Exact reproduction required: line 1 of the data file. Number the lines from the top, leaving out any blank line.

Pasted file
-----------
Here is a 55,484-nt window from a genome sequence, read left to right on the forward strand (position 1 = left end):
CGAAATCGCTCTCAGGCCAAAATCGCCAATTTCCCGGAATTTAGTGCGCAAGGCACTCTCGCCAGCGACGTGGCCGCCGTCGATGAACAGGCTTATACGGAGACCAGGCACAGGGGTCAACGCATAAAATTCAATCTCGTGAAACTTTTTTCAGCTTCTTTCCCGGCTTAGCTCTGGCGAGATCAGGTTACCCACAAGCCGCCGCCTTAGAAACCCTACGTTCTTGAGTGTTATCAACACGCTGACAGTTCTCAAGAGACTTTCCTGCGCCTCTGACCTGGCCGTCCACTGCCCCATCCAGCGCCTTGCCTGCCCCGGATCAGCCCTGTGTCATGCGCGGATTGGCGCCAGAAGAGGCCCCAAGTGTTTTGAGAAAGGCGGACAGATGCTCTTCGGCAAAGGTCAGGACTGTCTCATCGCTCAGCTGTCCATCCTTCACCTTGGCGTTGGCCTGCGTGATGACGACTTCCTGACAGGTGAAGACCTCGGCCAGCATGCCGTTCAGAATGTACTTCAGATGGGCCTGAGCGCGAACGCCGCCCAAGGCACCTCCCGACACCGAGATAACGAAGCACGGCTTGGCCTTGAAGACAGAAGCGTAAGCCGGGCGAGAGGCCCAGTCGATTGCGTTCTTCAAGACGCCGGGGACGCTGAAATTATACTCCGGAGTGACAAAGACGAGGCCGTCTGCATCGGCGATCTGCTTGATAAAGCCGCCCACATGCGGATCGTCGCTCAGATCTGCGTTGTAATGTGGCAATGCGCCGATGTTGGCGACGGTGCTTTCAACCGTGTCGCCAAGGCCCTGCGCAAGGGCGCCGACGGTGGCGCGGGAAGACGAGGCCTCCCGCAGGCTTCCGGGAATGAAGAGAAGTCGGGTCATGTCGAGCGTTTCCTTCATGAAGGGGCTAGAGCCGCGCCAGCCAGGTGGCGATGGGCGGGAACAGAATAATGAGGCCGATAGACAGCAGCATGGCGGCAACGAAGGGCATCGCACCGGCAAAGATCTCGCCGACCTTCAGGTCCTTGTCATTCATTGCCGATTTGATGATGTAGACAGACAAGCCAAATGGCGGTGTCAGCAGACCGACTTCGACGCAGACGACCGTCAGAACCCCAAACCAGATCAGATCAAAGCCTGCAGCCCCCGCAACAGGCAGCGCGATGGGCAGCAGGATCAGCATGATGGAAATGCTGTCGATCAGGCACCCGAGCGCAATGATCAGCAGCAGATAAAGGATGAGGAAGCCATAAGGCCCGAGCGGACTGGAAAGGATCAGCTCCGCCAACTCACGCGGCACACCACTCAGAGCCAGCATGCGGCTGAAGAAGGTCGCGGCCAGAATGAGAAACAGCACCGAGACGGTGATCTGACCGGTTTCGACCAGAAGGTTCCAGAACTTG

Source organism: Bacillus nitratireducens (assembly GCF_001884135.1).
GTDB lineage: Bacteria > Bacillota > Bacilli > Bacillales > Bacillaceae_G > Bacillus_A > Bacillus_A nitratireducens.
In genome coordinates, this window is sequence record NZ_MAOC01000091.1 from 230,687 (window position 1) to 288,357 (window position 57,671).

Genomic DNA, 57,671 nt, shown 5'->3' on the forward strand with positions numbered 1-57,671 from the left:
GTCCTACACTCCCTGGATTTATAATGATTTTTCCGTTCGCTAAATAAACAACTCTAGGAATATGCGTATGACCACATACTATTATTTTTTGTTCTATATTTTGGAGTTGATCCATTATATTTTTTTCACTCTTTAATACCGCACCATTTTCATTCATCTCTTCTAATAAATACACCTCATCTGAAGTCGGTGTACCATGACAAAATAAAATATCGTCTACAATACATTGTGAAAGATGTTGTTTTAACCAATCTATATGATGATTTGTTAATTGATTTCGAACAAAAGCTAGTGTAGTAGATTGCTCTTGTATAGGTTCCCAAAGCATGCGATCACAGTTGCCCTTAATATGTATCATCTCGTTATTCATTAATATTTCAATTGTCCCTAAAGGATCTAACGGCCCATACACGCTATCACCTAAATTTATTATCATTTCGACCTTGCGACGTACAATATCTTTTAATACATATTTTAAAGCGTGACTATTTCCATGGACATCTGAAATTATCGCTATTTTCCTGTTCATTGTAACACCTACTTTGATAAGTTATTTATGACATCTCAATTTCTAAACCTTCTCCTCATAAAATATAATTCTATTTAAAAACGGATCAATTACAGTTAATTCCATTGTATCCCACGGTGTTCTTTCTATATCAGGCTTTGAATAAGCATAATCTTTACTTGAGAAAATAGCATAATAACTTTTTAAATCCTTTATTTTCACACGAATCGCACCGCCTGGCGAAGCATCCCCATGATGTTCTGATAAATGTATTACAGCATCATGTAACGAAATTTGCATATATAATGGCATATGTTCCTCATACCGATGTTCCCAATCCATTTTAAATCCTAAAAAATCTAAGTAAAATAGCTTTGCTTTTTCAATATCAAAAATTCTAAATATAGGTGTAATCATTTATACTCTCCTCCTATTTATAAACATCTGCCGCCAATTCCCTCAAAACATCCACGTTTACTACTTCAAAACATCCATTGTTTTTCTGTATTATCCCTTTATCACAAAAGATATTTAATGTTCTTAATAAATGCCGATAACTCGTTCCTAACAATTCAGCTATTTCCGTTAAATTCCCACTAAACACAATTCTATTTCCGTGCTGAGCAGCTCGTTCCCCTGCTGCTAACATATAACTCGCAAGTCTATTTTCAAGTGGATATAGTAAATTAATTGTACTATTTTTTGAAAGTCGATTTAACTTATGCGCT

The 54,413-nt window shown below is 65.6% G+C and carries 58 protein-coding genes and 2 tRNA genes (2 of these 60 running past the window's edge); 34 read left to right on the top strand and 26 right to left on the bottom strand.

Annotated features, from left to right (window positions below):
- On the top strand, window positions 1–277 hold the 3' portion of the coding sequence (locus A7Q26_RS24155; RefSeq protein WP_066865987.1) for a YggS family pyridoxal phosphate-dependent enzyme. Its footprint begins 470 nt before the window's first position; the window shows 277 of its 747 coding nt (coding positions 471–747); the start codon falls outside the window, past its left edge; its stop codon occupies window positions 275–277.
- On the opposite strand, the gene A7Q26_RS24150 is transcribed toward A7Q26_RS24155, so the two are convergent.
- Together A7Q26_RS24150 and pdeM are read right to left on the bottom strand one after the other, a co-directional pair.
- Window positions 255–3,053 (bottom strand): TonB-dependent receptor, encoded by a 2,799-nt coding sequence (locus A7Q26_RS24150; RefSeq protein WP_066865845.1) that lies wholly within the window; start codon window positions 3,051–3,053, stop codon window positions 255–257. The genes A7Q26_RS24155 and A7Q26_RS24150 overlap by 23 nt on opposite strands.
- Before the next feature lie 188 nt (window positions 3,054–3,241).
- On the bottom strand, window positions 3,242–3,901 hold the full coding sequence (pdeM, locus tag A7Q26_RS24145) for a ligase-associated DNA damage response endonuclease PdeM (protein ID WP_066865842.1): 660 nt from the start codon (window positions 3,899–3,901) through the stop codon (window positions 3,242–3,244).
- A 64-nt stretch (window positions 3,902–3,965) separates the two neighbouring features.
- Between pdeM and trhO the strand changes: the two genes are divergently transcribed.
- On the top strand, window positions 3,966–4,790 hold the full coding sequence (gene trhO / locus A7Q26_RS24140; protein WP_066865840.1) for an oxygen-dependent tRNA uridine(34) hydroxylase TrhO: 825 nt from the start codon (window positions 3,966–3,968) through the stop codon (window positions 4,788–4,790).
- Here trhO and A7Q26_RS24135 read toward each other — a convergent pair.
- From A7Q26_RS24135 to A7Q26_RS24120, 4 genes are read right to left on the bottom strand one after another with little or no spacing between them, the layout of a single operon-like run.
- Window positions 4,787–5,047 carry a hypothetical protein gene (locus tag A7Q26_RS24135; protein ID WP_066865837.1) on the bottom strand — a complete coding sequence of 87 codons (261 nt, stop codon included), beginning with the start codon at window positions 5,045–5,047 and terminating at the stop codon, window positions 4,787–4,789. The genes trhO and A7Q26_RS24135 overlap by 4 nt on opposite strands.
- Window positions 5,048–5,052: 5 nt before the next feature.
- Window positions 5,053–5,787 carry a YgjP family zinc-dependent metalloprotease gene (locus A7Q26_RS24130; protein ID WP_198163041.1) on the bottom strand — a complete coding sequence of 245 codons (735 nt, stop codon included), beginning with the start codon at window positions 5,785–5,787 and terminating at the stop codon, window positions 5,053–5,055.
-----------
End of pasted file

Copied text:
Here is a 55,484-nt window from a genome sequence, read left to right on the forward strand (position 1 = left end):